Derechin talks history, role of Undergraduate Council

UNDERGRADUATE COUNCIL PRESIDENT JACOB DERECHIN ’15 EXPLAINS the history and current function of the UC as a uniting body.

The Undergraduate Council is a Student Government organization responsible for coordinating the class councils. It consists of two representatives from each class, plus a president. Its president is voted upon by all of the class councils in a meeting held by the Grand Marshal within two weeks of their election. Its representatives are then appointed by each class council. A president can only be elected at this meeting, according to the UC bylaws, and each of the newly-elected class councils must meet quorum among their eight class representatives for the election to take place. Due to the short timeframe involved with bringing this meeting together, the UC has not existed in several years.

Today, the UC’s role is to “unite and oversee the four undergraduate class councils.” This has, at times, included approving class council budgets and events, approving all amendments to the constitutions and bylaws of the class councils, assisting freshmen officers in becoming acquainted with their duties, and to help the freshmen class council draft a constitution. The UC also acts as the legislative body of the undergraduate class councils in areas not specifically designated to the Student Senate or Executive Board.

The UC previously had a much larger role than it does today. Originally, when the undergraduate student population was much smaller, the UC represented all undergraduates. The UC, at that time, contained the class officers and performed all the functions class councils currently perform, such as organizing the Winter Carnival, class gifts, senior week activities, and other class activities. As the undergraduate population grew, the four class councils were created. Over time, the powers of the UC were gradually devolved to the class councils, leaving the UC with a regulatory position for the class councils.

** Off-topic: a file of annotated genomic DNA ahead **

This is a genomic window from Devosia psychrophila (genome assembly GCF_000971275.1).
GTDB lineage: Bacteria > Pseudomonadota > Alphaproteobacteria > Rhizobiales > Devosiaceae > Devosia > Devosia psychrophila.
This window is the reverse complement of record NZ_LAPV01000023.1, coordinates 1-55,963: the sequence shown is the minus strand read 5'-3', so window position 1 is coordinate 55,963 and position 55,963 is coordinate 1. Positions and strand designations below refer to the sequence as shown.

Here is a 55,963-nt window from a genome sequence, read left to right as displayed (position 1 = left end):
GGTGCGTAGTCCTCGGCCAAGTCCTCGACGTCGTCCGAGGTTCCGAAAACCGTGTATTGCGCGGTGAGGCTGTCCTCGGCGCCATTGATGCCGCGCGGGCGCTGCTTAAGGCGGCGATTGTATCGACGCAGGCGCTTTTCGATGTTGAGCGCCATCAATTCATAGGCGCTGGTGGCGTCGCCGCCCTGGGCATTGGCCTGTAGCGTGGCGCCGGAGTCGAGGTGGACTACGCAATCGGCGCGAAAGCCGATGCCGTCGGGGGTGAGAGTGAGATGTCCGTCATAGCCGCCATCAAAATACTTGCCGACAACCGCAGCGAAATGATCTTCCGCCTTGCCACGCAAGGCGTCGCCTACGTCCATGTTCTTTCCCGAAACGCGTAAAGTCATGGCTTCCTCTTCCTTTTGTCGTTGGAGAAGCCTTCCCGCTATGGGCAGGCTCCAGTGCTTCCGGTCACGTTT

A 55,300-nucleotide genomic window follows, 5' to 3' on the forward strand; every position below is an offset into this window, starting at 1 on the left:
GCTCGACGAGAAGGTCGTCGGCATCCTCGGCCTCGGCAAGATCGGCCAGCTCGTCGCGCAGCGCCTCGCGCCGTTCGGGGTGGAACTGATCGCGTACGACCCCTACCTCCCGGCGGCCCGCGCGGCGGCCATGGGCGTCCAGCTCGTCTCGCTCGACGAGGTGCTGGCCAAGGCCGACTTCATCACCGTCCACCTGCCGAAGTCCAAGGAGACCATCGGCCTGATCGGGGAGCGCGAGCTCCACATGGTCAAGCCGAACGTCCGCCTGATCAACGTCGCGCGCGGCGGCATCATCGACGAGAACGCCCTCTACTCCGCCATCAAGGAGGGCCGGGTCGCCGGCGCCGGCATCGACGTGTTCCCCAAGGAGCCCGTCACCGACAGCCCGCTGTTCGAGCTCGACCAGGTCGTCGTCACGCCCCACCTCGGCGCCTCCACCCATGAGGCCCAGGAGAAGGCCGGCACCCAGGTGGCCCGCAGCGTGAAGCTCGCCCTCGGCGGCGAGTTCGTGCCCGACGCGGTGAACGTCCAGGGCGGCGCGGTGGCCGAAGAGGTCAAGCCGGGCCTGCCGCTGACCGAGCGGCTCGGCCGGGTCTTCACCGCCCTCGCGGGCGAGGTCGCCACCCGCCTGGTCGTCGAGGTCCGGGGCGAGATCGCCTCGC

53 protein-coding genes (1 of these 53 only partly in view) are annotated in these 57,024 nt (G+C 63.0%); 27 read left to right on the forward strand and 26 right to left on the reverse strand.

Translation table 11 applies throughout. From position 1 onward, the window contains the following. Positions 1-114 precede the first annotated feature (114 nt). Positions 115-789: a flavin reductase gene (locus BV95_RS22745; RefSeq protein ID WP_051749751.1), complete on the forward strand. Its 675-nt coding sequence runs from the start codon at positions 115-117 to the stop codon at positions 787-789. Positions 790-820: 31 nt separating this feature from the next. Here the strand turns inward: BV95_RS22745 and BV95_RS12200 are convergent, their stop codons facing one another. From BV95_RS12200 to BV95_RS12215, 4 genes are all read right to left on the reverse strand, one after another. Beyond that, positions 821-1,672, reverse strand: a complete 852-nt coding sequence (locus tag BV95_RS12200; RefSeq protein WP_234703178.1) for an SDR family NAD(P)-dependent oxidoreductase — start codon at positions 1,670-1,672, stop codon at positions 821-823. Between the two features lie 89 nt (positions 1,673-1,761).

Last year was the UC’s first period of existence since the early 2000s, with Grand Marshal Kyle Keraga ’15 elected president of the Undergraduate Council. Under his leadership, the UC attempted to move back into event planning, which was met with resistance by the class councils. The Undergraduate Council thus determined its purpose to be null and void, and as a result, an amendment was proposed to the Union Constitution for the GM Week 2014 Elections which would remove the UC from the Union Constitution and provide a definition for class councils in the Union Constitution. This would have effectively eliminated the UC. However, due to the scandal over the poster removals by Student Government officials, the vote on the amendment was invalidated and postponed to be reconsidered in the futute.

However, this year, the UC, led by Jacob Derechin ’15, has redirected itself back to regulating the class councils, and has earned itself a reputation of legitimacy. At last week’s E-Board meeting, $50 was appropriated toward the printing of binders under the UC’s budget. These binders contain all useful information for newly elected members of the 2018 Class Council to function effectively, similar to the binders the Senate and E-Board make for their new members. Thus, the UC now has a budget of $50.

Moving forward, the UC aims to rewrite its bylaws, perform dearly-needed updates to its website, and work with the Senate and E-Board on several issues. The E-Board has formed a committee to formally define the relationship between the class councils and the Rensselaer Union, which the UC will have a part in. The UC will work with this task force on class council accountability, such as proper event planning logistics. The UC will work with this group to define what happens to remaining class council money after the classes graduate.

The UC will continue to meet every other Tuesday at 5 pm in the Student Government Suite. Last meeting, they passed a resolution to compose welcome binders for the Class of 2018 Class Council members. The Senate’s Constitution Committee will consider the status of the UC in its proposals this year. With the UC operating as a funded legislative body, it remains to be seen if this will be necessary.